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Sunday, April 1, 2018:   If you have an old radio, such as this one from the 1930s, you may be confused on how to tune in a local radio station when the dial is marked in Kilocycles rather than the now familiar Kilohertz.
Yes, radio frequencies used to be measured in Kilocycles and Megacycles.  The world has changed.

Today is the day we remember and celebrate the life of German physicist Heinrich Hertz.  He is credited with proving that electricity can be transmitted in electromagnetic (radio) waves, first theorized by James Clerk Maxwell's electromagnetic theory of light.  Hertz lived just a short 36 years from 1857 to 1894, but made a huge impact on our world. 

Back on April 1st, 1960, the world-wide radio frequency spectrum numbering scheme was converted from "cycles per second" to Hertz.  This caused quite a bit of confusion among scientists and the public alike.  Most learned the new way within a year or so.  Einstein's Theory of Relativity comes into play here as well, causing further uncertainty.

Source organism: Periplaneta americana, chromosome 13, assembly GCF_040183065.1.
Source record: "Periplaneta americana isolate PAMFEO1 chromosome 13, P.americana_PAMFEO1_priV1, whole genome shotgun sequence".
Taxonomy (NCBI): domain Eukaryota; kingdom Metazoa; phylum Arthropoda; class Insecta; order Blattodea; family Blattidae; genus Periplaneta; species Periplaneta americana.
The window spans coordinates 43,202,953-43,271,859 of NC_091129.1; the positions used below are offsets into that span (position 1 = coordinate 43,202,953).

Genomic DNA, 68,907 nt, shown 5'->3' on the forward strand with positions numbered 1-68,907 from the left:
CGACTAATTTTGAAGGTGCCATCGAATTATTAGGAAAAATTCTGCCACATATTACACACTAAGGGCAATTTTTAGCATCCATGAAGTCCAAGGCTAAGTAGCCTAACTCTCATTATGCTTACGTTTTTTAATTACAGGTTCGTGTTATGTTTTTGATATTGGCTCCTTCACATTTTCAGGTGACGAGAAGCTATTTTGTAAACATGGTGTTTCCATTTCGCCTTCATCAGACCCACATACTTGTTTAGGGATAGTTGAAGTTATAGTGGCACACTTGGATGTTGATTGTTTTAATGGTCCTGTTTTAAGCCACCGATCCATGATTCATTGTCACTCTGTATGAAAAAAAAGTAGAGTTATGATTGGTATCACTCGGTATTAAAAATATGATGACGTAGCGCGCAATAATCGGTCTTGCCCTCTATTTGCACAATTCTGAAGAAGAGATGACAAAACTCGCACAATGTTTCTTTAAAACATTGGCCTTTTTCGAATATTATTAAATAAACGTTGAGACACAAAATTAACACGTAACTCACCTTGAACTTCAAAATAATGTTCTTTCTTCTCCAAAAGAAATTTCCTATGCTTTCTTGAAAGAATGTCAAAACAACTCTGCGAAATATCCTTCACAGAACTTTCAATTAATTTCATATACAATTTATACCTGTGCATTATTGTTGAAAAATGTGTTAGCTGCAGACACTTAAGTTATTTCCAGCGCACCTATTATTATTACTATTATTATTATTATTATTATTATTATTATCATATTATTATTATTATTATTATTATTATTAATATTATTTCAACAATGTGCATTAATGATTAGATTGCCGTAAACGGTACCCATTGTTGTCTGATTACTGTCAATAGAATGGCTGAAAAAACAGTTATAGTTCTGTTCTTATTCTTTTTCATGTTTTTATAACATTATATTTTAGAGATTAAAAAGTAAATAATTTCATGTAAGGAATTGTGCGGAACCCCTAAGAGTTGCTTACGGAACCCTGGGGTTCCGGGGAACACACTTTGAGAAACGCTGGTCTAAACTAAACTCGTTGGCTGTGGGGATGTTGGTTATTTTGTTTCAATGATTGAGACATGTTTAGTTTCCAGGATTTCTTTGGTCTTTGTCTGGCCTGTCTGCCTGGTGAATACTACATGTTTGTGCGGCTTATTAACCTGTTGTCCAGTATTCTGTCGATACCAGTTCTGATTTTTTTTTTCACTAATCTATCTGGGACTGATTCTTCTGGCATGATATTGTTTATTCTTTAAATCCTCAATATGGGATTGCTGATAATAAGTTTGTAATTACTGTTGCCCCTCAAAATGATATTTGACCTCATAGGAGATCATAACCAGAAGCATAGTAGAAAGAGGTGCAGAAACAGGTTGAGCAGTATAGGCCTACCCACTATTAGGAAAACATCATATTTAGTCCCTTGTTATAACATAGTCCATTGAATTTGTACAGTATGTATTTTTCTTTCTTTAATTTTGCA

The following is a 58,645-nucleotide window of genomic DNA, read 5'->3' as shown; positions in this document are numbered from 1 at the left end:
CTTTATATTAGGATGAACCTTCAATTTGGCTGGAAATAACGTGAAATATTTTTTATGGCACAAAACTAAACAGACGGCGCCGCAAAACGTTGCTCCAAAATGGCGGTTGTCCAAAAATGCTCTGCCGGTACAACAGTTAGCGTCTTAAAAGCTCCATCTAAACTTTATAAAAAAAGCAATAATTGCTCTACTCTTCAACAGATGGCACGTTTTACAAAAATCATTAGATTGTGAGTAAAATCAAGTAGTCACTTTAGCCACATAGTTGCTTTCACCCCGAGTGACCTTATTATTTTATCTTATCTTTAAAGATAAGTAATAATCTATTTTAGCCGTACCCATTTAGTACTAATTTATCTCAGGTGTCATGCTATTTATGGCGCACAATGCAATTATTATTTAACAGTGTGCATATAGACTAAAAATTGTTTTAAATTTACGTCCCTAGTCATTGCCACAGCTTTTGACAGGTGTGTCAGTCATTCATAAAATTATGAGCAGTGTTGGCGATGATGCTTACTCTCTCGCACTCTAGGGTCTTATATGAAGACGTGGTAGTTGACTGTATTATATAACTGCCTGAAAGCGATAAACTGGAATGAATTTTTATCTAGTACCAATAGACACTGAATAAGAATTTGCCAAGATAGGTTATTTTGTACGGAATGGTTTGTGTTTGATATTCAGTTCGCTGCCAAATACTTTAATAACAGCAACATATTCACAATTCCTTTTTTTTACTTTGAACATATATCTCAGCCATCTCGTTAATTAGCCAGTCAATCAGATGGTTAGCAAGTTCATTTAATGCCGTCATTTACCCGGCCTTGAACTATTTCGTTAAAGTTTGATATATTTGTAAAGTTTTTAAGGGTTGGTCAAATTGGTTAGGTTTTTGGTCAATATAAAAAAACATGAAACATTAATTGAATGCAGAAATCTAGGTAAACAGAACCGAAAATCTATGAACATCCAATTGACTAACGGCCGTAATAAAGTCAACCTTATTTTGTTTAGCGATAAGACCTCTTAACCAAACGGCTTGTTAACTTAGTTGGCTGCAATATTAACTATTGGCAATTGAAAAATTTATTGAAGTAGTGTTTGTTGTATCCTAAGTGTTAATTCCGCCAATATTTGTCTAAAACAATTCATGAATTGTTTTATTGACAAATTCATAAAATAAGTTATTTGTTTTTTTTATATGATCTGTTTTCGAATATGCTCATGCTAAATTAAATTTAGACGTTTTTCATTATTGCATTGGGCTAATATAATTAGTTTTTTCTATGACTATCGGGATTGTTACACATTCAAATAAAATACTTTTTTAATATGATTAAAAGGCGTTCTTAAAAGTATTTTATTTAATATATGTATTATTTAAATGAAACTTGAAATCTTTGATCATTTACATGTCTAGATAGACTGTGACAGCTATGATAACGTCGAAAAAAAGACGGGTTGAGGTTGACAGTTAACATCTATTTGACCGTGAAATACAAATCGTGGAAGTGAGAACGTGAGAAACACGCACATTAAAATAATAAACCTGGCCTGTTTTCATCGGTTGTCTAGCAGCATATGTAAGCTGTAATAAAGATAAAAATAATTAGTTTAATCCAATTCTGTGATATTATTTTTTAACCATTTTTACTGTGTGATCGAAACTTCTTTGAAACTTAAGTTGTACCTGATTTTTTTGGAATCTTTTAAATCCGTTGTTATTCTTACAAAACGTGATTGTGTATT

A throwback to the old days, radio dials were labeled KC (kilocycles) and MC (megacycles).

If you come across a relic radio built before 1960 and want to tune into your favorite radio station, you will need to convert the station frequency from say, 103.5 MHz (Megahertz), to Megacycles.  The formula is: Subtract 10 from the frequency in MHz and take the square root.  Then multiply that number by itself.  Add 10 to get the frequency in Megacycles. That will get you pretty close.    

For the math challenged, there is a graph below to help with the conversion.

Remember, Heinrich Hertz is to blame for all of this.

Quote of the day:    April fools!   Mark    < Back to previous story Ahead to next story >

Questions, Comments?  Email Mark Persons  teki@mwpersons.com

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page last edited 04/18/2018